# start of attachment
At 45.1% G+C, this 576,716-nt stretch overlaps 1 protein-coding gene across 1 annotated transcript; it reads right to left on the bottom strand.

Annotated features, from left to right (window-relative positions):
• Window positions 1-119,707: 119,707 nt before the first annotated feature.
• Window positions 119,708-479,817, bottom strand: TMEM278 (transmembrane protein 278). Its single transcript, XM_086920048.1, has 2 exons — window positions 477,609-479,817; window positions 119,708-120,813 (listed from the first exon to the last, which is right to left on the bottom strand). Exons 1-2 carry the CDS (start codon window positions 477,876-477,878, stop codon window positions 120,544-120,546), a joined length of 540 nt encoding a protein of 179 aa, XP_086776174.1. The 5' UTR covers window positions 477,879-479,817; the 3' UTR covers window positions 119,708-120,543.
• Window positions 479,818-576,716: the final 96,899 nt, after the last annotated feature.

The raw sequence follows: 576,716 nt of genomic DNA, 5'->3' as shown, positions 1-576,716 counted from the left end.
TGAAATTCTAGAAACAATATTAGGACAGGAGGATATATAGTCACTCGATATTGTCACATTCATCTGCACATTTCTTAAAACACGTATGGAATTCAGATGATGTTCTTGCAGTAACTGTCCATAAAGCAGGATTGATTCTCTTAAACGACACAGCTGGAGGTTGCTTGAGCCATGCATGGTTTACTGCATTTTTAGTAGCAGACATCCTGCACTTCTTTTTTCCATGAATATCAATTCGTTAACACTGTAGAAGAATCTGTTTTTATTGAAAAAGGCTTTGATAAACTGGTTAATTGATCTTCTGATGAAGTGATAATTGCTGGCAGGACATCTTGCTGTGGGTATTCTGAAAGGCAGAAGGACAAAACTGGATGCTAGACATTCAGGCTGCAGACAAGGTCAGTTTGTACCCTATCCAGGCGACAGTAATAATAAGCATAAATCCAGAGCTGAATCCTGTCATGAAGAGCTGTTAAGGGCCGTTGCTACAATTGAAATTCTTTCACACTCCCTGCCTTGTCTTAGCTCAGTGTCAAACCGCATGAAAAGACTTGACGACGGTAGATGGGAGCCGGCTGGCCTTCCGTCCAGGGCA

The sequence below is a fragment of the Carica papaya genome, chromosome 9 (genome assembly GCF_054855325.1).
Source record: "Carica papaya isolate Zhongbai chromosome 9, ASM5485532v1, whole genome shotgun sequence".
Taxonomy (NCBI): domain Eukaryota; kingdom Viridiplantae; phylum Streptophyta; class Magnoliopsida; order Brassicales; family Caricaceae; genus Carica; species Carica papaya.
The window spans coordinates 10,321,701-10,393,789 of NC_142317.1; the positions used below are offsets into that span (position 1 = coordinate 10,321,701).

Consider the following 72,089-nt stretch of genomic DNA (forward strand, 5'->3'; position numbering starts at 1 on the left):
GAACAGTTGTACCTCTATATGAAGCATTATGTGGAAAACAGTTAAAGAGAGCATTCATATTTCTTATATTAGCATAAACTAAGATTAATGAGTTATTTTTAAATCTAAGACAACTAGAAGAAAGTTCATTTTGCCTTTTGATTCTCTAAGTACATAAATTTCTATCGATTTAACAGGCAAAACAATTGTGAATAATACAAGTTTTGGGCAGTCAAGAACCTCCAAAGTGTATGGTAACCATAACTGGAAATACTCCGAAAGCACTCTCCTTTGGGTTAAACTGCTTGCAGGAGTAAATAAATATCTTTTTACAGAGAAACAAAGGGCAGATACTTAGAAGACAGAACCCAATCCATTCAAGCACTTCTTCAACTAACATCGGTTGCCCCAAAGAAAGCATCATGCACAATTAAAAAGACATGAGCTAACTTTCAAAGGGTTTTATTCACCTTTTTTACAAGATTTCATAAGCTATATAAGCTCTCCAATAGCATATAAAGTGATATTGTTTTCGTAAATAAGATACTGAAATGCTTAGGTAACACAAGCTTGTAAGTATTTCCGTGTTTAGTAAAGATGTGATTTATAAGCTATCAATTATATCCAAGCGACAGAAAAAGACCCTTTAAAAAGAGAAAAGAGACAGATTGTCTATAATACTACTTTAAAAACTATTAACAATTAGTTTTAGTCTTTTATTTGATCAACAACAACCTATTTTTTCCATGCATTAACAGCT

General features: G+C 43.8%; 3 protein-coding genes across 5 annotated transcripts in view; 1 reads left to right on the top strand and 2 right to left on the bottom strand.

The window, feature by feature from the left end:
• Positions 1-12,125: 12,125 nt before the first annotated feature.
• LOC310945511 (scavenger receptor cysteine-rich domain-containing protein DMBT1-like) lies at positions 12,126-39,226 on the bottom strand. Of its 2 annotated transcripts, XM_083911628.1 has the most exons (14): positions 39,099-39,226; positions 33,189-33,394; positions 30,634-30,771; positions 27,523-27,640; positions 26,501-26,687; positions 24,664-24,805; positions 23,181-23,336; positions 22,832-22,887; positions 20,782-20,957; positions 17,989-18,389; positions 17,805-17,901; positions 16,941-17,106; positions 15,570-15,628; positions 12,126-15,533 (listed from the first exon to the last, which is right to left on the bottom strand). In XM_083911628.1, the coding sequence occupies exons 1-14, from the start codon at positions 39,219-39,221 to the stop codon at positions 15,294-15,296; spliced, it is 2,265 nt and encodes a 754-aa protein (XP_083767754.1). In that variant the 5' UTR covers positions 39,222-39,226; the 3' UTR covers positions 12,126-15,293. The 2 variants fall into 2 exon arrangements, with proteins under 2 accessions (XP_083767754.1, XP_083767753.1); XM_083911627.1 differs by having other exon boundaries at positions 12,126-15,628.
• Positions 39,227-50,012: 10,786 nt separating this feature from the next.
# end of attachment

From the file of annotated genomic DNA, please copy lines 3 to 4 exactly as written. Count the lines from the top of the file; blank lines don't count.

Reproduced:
• Window positions 1-119,707: 119,707 nt before the first annotated feature.
• Window positions 119,708-479,817, bottom strand: TMEM278 (transmembrane protein 278). Its single transcript, XM_086920048.1, has 2 exons — window positions 477,609-479,817; window positions 119,708-120,813 (listed from the first exon to the last, which is right to left on the bottom strand). Exons 1-2 carry the CDS (start codon window positions 477,876-477,878, stop codon window positions 120,544-120,546), a joined length of 540 nt encoding a protein of 179 aa, XP_086776174.1. The 5' UTR covers window positions 477,879-479,817; the 3' UTR covers window positions 119,708-120,543.